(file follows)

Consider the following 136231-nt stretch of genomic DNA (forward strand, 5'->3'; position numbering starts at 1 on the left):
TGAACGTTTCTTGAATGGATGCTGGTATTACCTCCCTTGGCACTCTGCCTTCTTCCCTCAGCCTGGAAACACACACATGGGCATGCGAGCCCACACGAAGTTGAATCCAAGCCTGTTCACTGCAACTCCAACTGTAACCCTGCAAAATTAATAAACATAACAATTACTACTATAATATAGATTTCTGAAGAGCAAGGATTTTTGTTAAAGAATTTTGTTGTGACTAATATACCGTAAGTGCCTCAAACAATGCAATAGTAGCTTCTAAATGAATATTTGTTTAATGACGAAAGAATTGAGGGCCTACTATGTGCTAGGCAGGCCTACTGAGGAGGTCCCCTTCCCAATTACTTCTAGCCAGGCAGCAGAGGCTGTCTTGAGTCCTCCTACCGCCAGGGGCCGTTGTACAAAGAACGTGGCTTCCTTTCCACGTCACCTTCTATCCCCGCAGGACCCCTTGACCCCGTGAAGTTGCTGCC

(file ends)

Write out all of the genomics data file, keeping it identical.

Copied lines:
Consider the following 136231-nt stretch of genomic DNA (forward strand, 5'->3'; position numbering starts at 1 on the left):
TGAACGTTTCTTGAATGGATGCTGGTATTACCTCCCTTGGCACTCTGCCTTCTTCCCTCAGCCTGGAAACACACACATGGGCATGCGAGCCCACACGAAGTTGAATCCAAGCCTGTTCACTGCAACTCCAACTGTAACCCTGCAAAATTAATAAACATAACAATTACTACTATAATATAGATTTCTGAAGAGCAAGGATTTTTGTTAAAGAATTTTGTTGTGACTAATATACCGTAAGTGCCTCAAACAATGCAATAGTAGCTTCTAAATGAATATTTGTTTAATGACGAAAGAATTGAGGGCCTACTATGTGCTAGGCAGGCCTACTGAGGAGGTCCCCTTCCCAATTACTTCTAGCCAGGCAGCAGAGGCTGTCTTGAGTCCTCCTACCGCCAGGGGCCGTTGTACAAAGAACGTGGCTTCCTTTCCACGTCACCTTCTATCCCCGCAGGACCCCTTGACCCCGTGAAGTTGCTGCC